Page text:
Salem Interview with John Rickne – Paradox Interactive
By MerryQuiteContrary, OnRPG Journalist
Paradox Interactive is the publisher of such games as The War of Roses, Mount &Blade, Magicka and Salem: the crafting MMO. Salem, currently in closed beta, is their first free to play title.
Salem is set in the American Colonies of the 17th century in a persistent, mutable online world. Salem’s features include open PvP, permadeth, crafting, farming, and building systems. Salem has a wonderful Burton-esque art style with an American Gothic vibe. Salem is currently slated for a 2012 Q3 release.
I had the opportunity to chat with John Rickne from Paradox Interactive about Salem’s place in the F2P market.
OnRPG: Tell us a bit about yourself and your role with paradox interactive.
My name is John Rickne and I work with the marketing team at Paradox Interactive. I’ve been an avid gamer for as long as I can remember, growing up playing board games such as Axis and Allies with my dad and eventually transferring over to RTS and FPS when I discovered computers. Warcraft III was my main game when World of Warcraft was announced so the transition to MMO’s happened then and there, in the original WoW beta. Since then I have loved the concept of MMO’s and played more than several, although mainly WoW and EVE-Online. The latter got me deeply in love with the sandbox MMO concept. I started out working in the games industry early last year and have since then worked on and off with a lot of eSports-production with companies such as Fnatic, DreamHack and several production studios.
I’ve worked at Paradox for a little over two months now and at the moment I am fully dedicated to Salem. That means I do things such as customer support and GMing, but first and foremost I spend time with the players and the game to make sure the customers get their voices heard where they need to be heard – for the good of the game.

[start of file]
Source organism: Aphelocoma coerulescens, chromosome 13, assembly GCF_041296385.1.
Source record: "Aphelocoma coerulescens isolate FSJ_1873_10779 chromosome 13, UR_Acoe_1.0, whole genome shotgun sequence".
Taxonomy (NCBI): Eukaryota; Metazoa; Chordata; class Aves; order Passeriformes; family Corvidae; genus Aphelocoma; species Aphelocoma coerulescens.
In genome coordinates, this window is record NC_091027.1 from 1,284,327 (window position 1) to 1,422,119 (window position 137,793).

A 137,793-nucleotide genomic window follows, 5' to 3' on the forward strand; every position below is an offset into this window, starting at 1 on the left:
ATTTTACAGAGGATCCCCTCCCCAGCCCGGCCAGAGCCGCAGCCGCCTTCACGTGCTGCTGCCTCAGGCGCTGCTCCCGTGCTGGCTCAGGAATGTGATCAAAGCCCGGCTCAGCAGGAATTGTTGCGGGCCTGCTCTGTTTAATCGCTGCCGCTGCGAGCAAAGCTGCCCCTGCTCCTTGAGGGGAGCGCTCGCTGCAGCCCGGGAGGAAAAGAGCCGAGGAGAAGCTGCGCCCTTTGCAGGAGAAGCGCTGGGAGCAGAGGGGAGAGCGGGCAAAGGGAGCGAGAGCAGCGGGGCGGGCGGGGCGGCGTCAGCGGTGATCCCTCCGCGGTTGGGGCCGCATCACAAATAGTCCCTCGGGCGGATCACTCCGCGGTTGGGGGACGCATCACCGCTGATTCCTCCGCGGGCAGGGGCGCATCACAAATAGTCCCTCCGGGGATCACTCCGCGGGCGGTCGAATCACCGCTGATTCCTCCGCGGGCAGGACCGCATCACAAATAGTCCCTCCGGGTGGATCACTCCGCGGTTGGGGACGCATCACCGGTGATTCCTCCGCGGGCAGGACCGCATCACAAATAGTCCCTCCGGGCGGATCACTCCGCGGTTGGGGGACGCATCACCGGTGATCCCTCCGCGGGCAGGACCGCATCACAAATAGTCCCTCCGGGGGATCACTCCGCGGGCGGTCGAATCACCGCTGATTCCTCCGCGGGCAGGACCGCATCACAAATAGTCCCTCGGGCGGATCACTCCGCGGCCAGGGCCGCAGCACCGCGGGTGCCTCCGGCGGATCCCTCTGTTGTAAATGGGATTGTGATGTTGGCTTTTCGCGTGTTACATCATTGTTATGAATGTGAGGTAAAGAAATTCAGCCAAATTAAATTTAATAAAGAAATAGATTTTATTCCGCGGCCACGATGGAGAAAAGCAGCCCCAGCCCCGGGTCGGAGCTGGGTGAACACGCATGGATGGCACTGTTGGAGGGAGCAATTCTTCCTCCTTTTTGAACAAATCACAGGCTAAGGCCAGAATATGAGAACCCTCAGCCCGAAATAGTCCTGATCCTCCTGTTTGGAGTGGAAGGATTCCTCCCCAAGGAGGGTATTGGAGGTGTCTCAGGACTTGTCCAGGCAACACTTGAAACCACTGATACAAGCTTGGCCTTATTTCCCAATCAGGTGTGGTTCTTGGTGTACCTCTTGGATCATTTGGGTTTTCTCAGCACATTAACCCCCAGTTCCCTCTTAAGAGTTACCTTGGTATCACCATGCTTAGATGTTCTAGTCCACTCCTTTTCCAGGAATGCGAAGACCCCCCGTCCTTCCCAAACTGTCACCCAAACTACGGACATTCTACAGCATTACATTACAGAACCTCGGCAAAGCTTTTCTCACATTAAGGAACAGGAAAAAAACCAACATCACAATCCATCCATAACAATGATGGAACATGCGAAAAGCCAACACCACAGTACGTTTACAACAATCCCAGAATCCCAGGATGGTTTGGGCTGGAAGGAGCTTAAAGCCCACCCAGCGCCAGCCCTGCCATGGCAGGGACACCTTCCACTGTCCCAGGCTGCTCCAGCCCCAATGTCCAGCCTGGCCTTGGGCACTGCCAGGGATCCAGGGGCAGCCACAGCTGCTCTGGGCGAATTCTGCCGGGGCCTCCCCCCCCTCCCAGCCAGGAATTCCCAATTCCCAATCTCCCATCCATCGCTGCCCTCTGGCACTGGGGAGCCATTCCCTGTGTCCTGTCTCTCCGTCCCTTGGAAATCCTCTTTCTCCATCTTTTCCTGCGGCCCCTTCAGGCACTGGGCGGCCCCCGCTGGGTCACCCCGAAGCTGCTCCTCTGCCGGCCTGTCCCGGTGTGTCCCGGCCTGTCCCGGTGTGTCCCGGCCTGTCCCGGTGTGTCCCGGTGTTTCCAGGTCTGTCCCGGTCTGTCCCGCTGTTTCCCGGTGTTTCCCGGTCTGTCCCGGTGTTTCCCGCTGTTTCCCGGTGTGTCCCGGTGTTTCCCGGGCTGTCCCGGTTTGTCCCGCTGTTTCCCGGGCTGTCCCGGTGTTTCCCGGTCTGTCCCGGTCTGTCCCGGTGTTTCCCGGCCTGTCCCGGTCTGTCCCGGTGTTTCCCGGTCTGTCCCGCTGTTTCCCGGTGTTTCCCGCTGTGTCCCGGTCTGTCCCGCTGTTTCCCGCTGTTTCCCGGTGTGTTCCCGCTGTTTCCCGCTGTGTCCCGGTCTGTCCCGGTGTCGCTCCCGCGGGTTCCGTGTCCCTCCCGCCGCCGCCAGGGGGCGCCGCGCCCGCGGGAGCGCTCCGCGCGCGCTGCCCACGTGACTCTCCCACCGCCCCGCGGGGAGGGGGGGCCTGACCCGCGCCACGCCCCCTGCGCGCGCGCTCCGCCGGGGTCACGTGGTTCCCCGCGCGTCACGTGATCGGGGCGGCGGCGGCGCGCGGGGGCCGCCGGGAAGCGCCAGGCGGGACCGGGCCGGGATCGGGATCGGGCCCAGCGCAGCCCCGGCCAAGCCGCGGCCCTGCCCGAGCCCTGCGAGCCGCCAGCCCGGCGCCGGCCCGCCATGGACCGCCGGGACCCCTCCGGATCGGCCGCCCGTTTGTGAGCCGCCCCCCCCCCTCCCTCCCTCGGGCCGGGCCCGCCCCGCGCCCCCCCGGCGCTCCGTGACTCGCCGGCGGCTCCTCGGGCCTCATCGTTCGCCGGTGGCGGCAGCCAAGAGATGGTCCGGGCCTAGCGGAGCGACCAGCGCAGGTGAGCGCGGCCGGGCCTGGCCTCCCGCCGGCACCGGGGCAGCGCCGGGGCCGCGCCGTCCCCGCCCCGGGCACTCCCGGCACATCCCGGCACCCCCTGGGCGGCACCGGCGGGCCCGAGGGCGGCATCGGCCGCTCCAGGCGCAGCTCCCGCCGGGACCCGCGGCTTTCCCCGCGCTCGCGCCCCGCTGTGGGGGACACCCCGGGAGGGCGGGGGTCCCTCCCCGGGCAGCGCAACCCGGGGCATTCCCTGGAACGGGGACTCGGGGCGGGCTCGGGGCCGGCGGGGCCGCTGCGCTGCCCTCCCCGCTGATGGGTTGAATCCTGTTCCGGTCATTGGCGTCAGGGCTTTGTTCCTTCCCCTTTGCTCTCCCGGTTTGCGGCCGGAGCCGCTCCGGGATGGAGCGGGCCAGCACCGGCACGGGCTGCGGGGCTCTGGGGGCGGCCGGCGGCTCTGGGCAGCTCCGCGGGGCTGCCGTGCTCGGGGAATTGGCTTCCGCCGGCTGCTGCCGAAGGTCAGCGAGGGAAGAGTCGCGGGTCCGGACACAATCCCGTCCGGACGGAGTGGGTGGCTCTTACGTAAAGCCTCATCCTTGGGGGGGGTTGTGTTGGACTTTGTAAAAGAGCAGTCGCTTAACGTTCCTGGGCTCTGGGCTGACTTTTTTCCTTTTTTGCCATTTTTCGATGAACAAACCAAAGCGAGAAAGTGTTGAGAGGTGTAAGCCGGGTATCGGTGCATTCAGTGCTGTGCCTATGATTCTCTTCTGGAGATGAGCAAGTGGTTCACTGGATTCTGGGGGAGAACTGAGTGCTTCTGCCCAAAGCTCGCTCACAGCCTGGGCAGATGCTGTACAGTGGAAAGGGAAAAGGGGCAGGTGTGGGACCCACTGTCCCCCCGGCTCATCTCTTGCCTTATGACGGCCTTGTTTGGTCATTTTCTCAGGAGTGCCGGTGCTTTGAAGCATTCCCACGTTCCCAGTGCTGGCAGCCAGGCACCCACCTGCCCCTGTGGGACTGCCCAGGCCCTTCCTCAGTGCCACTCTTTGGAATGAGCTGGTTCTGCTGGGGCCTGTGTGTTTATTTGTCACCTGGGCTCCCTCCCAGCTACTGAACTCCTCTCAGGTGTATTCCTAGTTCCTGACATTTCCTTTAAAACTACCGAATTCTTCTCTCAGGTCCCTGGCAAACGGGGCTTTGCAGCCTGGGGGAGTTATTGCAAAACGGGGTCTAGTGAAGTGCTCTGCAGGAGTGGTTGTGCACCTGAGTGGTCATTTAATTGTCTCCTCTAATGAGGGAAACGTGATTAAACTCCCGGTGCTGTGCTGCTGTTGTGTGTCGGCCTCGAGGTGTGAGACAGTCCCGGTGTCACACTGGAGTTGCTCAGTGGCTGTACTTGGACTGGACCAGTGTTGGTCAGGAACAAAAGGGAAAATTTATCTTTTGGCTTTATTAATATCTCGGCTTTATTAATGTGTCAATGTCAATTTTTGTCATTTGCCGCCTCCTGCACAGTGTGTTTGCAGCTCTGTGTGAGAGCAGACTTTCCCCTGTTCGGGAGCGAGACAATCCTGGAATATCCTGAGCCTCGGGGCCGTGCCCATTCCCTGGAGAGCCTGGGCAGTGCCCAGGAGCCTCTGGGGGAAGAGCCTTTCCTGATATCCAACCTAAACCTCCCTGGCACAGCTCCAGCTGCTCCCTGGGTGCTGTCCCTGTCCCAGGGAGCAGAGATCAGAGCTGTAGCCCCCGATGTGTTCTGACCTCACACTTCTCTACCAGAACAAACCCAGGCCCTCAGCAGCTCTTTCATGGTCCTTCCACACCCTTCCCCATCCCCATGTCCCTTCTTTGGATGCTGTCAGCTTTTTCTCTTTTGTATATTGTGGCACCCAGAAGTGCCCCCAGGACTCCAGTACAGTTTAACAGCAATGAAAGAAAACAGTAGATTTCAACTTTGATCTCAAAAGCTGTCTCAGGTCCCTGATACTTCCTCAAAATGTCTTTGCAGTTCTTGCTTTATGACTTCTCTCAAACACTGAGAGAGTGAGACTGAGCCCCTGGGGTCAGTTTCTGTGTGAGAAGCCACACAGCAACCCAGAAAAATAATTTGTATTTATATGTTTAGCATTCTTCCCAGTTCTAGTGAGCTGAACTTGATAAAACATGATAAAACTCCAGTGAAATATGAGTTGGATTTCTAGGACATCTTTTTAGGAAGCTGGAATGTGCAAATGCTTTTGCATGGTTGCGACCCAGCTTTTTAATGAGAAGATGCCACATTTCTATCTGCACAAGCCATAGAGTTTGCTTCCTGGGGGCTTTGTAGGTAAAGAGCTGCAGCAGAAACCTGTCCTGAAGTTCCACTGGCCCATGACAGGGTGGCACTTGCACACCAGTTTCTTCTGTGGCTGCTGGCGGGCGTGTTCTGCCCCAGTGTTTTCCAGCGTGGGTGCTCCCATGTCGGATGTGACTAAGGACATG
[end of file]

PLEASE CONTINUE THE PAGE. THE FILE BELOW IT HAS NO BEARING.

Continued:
OnRPG: Salem is Paradox Interactive’s first foray into the free to play market. Why a crafting MMO?
There is a serious lack of games that give players enough freedom, and the demand is even bigger. People want wider levels, broader choices and the ability to actually do something in their game outside of the exact things the developers intended. Salem meets a lot of these demands and adds the super-tense concept of permanent death in a game. It’s a second life within a game, mixed together with a little fantasy and a crazy community.
OnRPG: What type of player-base do you hope to acquire with Salem?
I am going to be so bold to say that the type of players we have now, in the closed beta, are what we are looking for in Salem. The game is aimed towards people that love freedom over everything else. Someone who can’t bear the idea of losing months of work in an instant will have huge problems playing Salem, but the thrill of permadeath and full freedom makes the game so much more enjoyable for many. People often call it a very niched game, but I disagree. I think there are large amounts of players looking for more immersive and “risky” games, just look at the recent success of Arma II due to the Day-Z mod. There are almost no rules in-game to prevent players from doing whatever they want, be it with the economy, other players or their own experience. We aim to let players fully control the world.
OnRPG: Because of the open PVP nature of Salem and perma-death as a feature, how will griefing be dealt with?